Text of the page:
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Sue Hunter
20:15 Mar 06, 2022

A very well done story, and a little chilling considering the current state of things. Still, this was well written. I was tense the whole time I was reading, waiting for the other shoe to drop, so to speak. Great work. :)

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Howard Halsall
00:08 Mar 07, 2022

Hello Sue, Thank you for taking the time to read my submission and leave such a positive response; it’s much appreciated. It’s interesting to read that you were affected so profoundly; it’s more than any writer could hope for. Let’s hope the horror In Ukraine ceases sooner rather than later; it’s just so destructive and senseless. HH

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18:11 Mar 06, 2022

I cannot imagine what it would be like to live in such a world. Very touching.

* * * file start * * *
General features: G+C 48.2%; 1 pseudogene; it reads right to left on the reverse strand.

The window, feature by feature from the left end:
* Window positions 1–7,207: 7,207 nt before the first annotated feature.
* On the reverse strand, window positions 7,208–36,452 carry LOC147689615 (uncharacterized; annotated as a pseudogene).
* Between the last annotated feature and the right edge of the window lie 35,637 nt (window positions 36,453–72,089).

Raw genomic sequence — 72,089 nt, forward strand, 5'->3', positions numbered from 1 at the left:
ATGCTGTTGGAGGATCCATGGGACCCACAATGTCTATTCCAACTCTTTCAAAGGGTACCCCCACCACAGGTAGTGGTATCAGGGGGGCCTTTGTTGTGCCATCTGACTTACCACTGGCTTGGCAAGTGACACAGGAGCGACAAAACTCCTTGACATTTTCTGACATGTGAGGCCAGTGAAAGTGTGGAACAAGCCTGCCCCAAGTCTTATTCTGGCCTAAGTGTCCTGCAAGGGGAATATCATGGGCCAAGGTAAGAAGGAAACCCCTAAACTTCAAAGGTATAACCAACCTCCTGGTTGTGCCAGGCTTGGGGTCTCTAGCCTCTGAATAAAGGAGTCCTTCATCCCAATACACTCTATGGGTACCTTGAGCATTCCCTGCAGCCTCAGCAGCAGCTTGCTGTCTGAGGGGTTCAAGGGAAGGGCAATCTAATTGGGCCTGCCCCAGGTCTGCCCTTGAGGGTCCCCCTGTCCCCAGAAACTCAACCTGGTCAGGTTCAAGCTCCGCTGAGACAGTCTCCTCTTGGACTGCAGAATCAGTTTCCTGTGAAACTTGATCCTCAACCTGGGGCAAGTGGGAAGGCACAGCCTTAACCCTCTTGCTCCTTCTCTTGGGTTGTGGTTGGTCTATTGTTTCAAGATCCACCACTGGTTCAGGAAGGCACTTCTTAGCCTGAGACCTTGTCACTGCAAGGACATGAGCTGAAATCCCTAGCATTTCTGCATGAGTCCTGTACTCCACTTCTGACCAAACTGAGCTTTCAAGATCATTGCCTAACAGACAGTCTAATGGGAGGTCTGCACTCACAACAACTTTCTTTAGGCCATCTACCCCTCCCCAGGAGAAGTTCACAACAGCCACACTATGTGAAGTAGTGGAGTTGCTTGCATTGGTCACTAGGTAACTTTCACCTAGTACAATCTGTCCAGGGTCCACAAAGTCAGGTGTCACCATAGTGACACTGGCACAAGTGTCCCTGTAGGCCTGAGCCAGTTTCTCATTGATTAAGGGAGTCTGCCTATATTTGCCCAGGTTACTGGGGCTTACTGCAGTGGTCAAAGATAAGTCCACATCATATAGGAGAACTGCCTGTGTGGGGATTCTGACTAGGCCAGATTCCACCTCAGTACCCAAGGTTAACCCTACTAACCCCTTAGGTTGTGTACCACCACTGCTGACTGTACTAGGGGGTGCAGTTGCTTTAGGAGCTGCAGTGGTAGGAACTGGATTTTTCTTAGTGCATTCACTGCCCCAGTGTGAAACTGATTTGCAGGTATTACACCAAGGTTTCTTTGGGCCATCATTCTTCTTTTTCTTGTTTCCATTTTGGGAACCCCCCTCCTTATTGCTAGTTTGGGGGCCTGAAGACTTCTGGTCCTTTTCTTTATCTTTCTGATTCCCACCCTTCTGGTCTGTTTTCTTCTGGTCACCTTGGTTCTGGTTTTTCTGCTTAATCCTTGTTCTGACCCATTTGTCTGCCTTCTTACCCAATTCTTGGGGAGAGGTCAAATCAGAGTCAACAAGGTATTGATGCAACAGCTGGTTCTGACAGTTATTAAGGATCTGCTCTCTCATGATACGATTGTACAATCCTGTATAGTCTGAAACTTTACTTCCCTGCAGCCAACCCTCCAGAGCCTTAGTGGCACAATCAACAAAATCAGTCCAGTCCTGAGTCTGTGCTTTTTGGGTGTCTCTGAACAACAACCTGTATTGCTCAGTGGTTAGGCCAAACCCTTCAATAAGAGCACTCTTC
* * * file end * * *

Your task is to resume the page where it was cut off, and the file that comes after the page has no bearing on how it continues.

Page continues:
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Howard Halsall
23:55 Mar 06, 2022

Hello Mc, Thank you for reading my story and leaving a positive response. We can only pray that the horror stops as soon as possible... HH

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Michael Regan
01:20 Mar 06, 2022

Unfortunately, an all too real scenario.

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Howard Halsall
23:52 Mar 06, 2022

Hello Michael, Thank you for reading my story. I’m glad it moved you and I’m relieved it made sense too. HH

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Riel Rosehill
14:45 Mar 05, 2022

Oh, I was wondering if anybody else would be inspirid by current events - delivering on my expectations! I got to say, the last sentence "We do not know when they’ll leave or in which direction they’ll depart." I found very chilling.

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Howard Halsall
23:18 Mar 05, 2022

Hello Riel, Thank you for reading my story and leaving a positive response; it’s much appreciated. HH :)